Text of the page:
Common Myths about Divorce Mediation
When you're considering divorce, litigation might seem like the only path available to you. Fortunately, divorce mediation offers an alternative that benefits all parties involved. However, there are some misconceptions that might deter you in your decision to pursue mediation. In this blog post, let’s examine and dispel some of the most common divorce mediation myths.
Myth #1: Mediators Are Biased
It's a common misconception that mediators are biased; many people mistakenly assume a mediator will favor one party over another or will advocate for reconciliation. In fact, the opposite is true – it's the duty of a mediator to be a neutral third party who guides separating couples toward the most beneficial resolution in order to finalize their divorce. A divorce mediator will be the "voice of reason" for both parties during the entirety of the divorce process. Whether there are high tensions or disputes over assets, a mediator will help the parties find the most sensible solution. It's not the mediator’s job to decide who’s at fault or deserves the award of a specific asset. Instead, a divorce mediator is there to help guide the conversation and assist the parties with resolving the differences between them so they can reach resolution of the divorce action.
Myth #2: Mediators Control and Decide Outcomes
Unlike judges and arbitrators, a mediator is not hired to make legally binding decisions on behalf of the divorcing couple. In fact, mediators are not permitted to give legal advice so as to ensure that all decisions are made by the parties. Instead of a third party with limited knowledge of the facts and the parties involved making legally binding decisions and issuing orders with life-altering implications, the parties themselves retain control over the terms and conditions of their divorce settlement. Mediators are hired to serve as neutral third-parties who are professionally trained to guide the divorcing parties toward constructive communication and assist the parties with resolving any outstanding issues so their divorce can be finalized.
Myth #3: Mediation Always Results in an Even Split of Assets/Debts
While it may be a mediator's job to help both parties come to an agreement, that doesn't necessarily mean that all assets and debts will be distributed evenly. The goal of successful divorce mediation is for the spouses to reach a settlement that benefits both of them based on their own unique situation. In many cases, that doesn't mean a 50/50 split and parties participating in mediation can create their own definition of what is “fair” based on the circumstances. By participating in mediation, the individuals involved are in charge of deciding on the terms for asset division, support, custody and all other issues arising from their marriage and negotiating the best resolution for all involved.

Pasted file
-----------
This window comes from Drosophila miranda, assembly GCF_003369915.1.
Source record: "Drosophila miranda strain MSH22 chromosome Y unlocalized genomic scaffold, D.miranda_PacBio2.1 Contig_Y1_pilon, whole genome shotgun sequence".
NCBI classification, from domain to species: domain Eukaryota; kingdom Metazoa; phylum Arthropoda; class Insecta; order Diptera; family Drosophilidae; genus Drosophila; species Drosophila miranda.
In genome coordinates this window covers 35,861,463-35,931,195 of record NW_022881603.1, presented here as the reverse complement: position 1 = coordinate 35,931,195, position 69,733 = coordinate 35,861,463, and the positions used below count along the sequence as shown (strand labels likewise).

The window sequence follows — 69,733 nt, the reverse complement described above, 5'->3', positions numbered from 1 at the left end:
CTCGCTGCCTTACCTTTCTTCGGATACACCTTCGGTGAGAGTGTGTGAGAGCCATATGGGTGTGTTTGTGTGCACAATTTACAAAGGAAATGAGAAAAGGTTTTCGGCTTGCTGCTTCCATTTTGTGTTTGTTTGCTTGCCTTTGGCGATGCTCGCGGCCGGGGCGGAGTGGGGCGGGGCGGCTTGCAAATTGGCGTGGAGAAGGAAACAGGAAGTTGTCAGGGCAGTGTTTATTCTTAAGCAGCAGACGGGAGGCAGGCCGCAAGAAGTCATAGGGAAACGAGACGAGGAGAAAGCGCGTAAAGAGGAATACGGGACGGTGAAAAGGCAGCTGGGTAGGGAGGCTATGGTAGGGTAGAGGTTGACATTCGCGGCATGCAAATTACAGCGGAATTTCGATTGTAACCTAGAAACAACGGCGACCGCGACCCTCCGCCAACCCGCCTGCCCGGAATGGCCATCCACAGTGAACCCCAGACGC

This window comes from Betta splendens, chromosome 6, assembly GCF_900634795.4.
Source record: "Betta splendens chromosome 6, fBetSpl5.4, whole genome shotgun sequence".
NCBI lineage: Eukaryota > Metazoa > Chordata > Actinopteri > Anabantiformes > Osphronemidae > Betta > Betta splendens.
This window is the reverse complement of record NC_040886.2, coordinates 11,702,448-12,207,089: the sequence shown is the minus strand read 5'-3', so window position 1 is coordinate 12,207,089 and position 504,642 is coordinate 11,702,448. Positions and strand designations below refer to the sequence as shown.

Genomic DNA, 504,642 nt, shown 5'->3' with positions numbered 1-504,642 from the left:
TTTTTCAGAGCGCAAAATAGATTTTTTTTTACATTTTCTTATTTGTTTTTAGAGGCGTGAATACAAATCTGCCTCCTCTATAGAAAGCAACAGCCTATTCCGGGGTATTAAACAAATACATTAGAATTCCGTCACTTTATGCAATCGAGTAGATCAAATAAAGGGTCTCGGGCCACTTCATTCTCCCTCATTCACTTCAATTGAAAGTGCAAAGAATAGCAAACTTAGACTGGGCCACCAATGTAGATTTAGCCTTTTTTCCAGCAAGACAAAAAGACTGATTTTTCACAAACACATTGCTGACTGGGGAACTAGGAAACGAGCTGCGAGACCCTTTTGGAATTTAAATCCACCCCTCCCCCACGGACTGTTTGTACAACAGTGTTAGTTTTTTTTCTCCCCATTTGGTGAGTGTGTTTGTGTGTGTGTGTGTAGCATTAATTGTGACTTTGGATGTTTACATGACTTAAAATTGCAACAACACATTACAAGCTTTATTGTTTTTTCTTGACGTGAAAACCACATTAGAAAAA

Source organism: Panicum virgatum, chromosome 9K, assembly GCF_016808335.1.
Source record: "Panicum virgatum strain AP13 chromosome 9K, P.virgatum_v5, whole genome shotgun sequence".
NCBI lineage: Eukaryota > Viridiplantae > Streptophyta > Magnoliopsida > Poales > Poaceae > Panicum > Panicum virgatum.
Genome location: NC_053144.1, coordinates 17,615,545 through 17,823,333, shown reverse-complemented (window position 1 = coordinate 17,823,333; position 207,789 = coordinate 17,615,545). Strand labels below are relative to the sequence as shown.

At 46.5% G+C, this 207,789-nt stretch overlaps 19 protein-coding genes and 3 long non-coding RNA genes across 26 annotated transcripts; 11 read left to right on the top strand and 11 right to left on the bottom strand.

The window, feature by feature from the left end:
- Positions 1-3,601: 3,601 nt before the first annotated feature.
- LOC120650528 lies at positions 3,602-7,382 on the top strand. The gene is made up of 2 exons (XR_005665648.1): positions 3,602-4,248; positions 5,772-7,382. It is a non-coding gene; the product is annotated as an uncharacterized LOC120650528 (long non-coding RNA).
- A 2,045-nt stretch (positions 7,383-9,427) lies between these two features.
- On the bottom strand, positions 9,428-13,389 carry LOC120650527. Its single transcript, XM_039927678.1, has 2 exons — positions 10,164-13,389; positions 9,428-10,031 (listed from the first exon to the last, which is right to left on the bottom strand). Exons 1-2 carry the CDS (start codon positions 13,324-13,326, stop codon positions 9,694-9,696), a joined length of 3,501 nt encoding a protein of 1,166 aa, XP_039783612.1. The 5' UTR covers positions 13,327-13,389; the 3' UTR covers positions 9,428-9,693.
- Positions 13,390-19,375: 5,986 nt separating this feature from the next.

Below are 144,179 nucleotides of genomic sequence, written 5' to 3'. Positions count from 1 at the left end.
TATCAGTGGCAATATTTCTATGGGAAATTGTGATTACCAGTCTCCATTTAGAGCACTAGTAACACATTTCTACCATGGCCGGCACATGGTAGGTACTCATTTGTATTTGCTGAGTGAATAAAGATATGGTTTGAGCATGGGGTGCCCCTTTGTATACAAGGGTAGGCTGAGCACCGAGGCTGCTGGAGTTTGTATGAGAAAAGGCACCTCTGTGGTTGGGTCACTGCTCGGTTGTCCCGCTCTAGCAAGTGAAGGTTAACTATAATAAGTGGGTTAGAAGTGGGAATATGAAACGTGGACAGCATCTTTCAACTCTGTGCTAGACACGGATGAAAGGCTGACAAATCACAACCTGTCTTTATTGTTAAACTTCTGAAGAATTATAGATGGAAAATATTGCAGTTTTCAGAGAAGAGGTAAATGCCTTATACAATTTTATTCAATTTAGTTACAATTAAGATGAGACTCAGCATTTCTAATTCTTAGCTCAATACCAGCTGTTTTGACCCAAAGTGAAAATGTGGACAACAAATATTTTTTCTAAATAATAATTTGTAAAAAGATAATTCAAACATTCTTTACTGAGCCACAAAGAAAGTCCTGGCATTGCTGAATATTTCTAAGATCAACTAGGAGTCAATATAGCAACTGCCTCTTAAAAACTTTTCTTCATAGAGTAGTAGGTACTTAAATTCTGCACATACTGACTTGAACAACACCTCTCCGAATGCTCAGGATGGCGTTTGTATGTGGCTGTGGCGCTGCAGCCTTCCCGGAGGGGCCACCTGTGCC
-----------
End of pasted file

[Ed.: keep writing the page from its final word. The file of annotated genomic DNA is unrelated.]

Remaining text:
Myth #4: Divorce Mediation Doesn't Require a Lawyer
While an attorney-mediator is legally trained and has training in divorce mediation, that doesn't change the fact that their role as a neutral mediator prohibits them from offering any legal advice or opinions. Mediators can provide legal information and assist in generating options, but legal advice requires the assistance of an attorney engaged by each party. A mediator's job is to ensure that all parties have the opportunity to be heard, to receive any information necessary for each party to make educated decisions, and to help the parties craft a solution that both feel comfortable with and which they feel is best for their family. It's the job of a family law/divorce attorney to offer legal counsel and advice on issues and ultimately, once a settlement is reached, to assist the parties with the divorce or entry of an appropriate court order reflecting the agreed-upon terms.
Divorce is already an incredibly emotionally taxing process, one that can become more complex, time-consuming and expensive by pursuing litigation in court. Opting for divorce mediation instead offers a more streamlined, cost-effective, civil and sensible solution. To learn about how our professional mediators can assist you with divorce mediation, contact our team at Hite Kaminsky Family Law today.